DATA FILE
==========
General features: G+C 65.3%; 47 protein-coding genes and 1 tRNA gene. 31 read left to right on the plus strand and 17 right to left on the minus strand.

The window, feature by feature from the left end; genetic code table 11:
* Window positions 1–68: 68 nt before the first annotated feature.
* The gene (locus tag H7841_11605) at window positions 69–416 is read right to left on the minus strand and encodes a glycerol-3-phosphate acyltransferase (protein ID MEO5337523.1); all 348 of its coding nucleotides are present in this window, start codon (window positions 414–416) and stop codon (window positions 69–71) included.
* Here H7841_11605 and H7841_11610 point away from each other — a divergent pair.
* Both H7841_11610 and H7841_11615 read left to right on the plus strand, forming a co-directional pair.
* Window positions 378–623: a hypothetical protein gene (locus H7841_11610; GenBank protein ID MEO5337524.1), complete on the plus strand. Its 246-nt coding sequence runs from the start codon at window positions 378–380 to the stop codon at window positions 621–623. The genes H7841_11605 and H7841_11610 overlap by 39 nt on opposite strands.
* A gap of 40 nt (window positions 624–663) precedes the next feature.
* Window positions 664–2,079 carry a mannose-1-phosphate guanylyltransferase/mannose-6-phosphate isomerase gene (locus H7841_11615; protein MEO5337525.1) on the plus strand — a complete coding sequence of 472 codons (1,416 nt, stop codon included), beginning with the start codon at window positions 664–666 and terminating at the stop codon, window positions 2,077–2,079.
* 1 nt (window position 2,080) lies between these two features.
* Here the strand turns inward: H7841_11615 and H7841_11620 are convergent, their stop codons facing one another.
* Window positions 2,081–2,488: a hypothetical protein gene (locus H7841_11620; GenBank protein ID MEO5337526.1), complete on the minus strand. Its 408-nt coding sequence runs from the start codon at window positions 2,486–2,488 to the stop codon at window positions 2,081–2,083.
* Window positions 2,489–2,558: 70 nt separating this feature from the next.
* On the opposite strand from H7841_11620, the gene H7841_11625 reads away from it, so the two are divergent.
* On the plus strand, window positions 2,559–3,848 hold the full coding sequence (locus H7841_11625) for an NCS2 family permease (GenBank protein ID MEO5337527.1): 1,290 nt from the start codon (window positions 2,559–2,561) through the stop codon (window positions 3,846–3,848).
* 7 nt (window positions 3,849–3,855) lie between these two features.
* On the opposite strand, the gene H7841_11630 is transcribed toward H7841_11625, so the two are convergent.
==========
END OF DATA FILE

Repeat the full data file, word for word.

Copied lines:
General features: G+C 65.3%; 47 protein-coding genes and 1 tRNA gene. 31 read left to right on the plus strand and 17 right to left on the minus strand.

The window, feature by feature from the left end; genetic code table 11:
* Window positions 1–68: 68 nt before the first annotated feature.
* The gene (locus tag H7841_11605) at window positions 69–416 is read right to left on the minus strand and encodes a glycerol-3-phosphate acyltransferase (protein ID MEO5337523.1); all 348 of its coding nucleotides are present in this window, start codon (window positions 414–416) and stop codon (window positions 69–71) included.
* Here H7841_11605 and H7841_11610 point away from each other — a divergent pair.
* Both H7841_11610 and H7841_11615 read left to right on the plus strand, forming a co-directional pair.
* Window positions 378–623: a hypothetical protein gene (locus H7841_11610; GenBank protein ID MEO5337524.1), complete on the plus strand. Its 246-nt coding sequence runs from the start codon at window positions 378–380 to the stop codon at window positions 621–623. The genes H7841_11605 and H7841_11610 overlap by 39 nt on opposite strands.
* A gap of 40 nt (window positions 624–663) precedes the next feature.
* Window positions 664–2,079 carry a mannose-1-phosphate guanylyltransferase/mannose-6-phosphate isomerase gene (locus H7841_11615; protein MEO5337525.1) on the plus strand — a complete coding sequence of 472 codons (1,416 nt, stop codon included), beginning with the start codon at window positions 664–666 and terminating at the stop codon, window positions 2,077–2,079.
* 1 nt (window position 2,080) lies between these two features.
* Here the strand turns inward: H7841_11615 and H7841_11620 are convergent, their stop codons facing one another.
* Window positions 2,081–2,488: a hypothetical protein gene (locus H7841_11620; GenBank protein ID MEO5337526.1), complete on the minus strand. Its 408-nt coding sequence runs from the start codon at window positions 2,486–2,488 to the stop codon at window positions 2,081–2,083.
* Window positions 2,489–2,558: 70 nt separating this feature from the next.
* On the opposite strand from H7841_11620, the gene H7841_11625 reads away from it, so the two are divergent.
* On the plus strand, window positions 2,559–3,848 hold the full coding sequence (locus H7841_11625) for an NCS2 family permease (GenBank protein ID MEO5337527.1): 1,290 nt from the start codon (window positions 2,559–2,561) through the stop codon (window positions 3,846–3,848).
* 7 nt (window positions 3,849–3,855) lie between these two features.
* On the opposite strand, the gene H7841_11630 is transcribed toward H7841_11625, so the two are convergent.